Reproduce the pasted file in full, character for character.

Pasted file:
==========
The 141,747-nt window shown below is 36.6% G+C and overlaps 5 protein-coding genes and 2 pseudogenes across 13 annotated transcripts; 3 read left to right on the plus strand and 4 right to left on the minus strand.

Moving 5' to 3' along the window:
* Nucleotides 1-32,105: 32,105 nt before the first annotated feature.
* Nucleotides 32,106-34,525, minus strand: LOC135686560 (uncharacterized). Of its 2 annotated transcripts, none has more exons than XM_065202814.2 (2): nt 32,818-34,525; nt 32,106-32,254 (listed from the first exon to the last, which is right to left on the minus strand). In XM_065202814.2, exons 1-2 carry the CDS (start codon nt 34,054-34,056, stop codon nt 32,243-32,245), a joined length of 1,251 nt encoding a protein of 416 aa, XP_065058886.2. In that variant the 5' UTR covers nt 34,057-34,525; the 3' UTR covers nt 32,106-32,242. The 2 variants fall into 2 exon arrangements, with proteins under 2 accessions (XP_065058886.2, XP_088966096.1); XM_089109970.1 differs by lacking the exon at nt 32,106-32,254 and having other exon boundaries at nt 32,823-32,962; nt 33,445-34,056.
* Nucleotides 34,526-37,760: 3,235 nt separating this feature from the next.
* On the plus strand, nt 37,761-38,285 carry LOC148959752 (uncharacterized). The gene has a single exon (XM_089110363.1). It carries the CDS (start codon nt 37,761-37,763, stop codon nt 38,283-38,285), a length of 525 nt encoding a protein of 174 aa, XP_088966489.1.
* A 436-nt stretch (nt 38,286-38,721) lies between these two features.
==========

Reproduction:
The 141,747-nt window shown below is 36.6% G+C and overlaps 5 protein-coding genes and 2 pseudogenes across 13 annotated transcripts; 3 read left to right on the plus strand and 4 right to left on the minus strand.

Moving 5' to 3' along the window:
* Nucleotides 1-32,105: 32,105 nt before the first annotated feature.
* Nucleotides 32,106-34,525, minus strand: LOC135686560 (uncharacterized). Of its 2 annotated transcripts, none has more exons than XM_065202814.2 (2): nt 32,818-34,525; nt 32,106-32,254 (listed from the first exon to the last, which is right to left on the minus strand). In XM_065202814.2, exons 1-2 carry the CDS (start codon nt 34,054-34,056, stop codon nt 32,243-32,245), a joined length of 1,251 nt encoding a protein of 416 aa, XP_065058886.2. In that variant the 5' UTR covers nt 34,057-34,525; the 3' UTR covers nt 32,106-32,242. The 2 variants fall into 2 exon arrangements, with proteins under 2 accessions (XP_065058886.2, XP_088966096.1); XM_089109970.1 differs by lacking the exon at nt 32,106-32,254 and having other exon boundaries at nt 32,823-32,962; nt 33,445-34,056.
* Nucleotides 34,526-37,760: 3,235 nt separating this feature from the next.
* On the plus strand, nt 37,761-38,285 carry LOC148959752 (uncharacterized). The gene has a single exon (XM_089110363.1). It carries the CDS (start codon nt 37,761-37,763, stop codon nt 38,283-38,285), a length of 525 nt encoding a protein of 174 aa, XP_088966489.1.
* A 436-nt stretch (nt 38,286-38,721) lies between these two features.